Excluding some sort of major moral panic, I expect the public school programs to follow the pattern of Japan’s JET program, which has declined from a peak of employing about 6,000 people, to currently employing about 4,000. Like JET, I expect the bar for entry to continue to go up a little, but not to the point where the jobs become unobtainable for reasonably qualified people who wish to teach overseas for a year or two; actually, I’m pretty sure this will always make up the majority of those who come to teach English in Korea.
For those who wish to stay in Korea, the possibilities are more tenuous. There are university positions for those qualified, and they’re not as hard to get as you sometimes hear them made out to be. They’re probably more stable than public school positions, but the wages there, too, are stagnant, and the truly good jobs in Korean universities – with tenure and high salaries – are probably no easier to get than they are in Western countries.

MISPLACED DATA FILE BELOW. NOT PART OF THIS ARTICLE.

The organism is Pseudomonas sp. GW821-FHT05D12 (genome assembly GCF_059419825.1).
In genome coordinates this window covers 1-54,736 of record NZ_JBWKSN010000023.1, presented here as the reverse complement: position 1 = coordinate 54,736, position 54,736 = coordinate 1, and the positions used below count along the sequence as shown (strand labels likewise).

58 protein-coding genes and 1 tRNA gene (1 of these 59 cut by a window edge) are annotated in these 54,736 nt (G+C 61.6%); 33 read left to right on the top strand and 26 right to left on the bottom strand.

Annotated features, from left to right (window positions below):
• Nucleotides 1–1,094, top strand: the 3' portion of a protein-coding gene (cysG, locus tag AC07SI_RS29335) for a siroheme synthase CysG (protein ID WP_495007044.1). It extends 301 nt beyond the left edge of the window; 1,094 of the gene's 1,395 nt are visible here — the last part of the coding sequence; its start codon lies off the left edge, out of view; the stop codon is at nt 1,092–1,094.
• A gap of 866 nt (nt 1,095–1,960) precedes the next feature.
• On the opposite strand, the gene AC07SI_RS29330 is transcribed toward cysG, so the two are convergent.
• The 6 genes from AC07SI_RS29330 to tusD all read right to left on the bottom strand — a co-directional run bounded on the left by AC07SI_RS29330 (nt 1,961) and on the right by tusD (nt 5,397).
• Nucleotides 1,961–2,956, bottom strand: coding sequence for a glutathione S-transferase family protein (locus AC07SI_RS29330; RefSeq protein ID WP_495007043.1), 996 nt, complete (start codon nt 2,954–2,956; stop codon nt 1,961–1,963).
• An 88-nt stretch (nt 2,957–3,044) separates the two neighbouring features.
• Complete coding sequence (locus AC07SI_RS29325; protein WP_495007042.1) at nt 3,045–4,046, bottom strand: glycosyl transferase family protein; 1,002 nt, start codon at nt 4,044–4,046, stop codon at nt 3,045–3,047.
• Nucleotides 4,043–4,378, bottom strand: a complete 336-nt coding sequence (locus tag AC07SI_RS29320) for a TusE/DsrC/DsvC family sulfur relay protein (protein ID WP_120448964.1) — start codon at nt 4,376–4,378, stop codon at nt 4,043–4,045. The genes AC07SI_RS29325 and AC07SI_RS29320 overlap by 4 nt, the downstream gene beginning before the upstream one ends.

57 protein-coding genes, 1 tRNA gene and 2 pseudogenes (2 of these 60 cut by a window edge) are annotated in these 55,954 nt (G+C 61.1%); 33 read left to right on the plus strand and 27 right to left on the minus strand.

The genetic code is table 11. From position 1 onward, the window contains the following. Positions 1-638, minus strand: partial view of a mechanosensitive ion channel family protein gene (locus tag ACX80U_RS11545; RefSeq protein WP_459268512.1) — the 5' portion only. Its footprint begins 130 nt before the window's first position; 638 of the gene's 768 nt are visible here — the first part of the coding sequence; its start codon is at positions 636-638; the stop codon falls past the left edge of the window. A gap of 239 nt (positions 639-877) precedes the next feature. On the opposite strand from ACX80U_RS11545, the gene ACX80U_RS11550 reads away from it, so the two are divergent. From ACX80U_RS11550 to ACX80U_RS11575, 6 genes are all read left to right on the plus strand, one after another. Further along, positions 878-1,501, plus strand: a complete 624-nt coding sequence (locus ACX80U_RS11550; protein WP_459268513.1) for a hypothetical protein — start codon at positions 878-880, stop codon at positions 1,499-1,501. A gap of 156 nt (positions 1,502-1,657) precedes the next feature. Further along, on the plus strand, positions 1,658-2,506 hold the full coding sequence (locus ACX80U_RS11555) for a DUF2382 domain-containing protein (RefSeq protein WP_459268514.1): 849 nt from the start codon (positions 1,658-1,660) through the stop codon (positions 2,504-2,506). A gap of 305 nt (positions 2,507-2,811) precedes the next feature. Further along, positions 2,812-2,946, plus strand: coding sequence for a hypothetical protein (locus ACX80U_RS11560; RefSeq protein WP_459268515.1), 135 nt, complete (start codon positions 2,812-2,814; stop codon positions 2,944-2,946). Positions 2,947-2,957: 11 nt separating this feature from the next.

Put simply – there are still plenty of jobs in Korea teaching English, and I think there will be for a long time to come. But the “Golden Age” isn’t going to come back; nor are we likely to experience a subsequent silver age with less positions, but with highly qualified teachers who are paid accordingly. For the most part, Korea will remain a place to come and teach for a couple of years before people start their “real” careers.
If you want to stay here and make a life and living from it, you’re on your own. I’m still trying to figure that one out for myself.